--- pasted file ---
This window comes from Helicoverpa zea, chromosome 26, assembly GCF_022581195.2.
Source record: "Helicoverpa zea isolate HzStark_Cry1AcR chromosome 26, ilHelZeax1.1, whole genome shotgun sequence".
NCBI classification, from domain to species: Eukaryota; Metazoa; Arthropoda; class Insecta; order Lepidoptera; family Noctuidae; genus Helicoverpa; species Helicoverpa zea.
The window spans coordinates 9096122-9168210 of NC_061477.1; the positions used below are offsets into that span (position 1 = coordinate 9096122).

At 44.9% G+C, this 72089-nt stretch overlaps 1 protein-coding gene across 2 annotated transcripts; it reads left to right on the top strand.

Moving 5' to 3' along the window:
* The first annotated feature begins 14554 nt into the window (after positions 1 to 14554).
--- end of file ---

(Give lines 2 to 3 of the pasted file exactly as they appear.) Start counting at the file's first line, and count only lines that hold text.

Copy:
Source record: "Helicoverpa zea isolate HzStark_Cry1AcR chromosome 26, ilHelZeax1.1, whole genome shotgun sequence".
NCBI classification, from domain to species: Eukaryota; Metazoa; Arthropoda; class Insecta; order Lepidoptera; family Noctuidae; genus Helicoverpa; species Helicoverpa zea.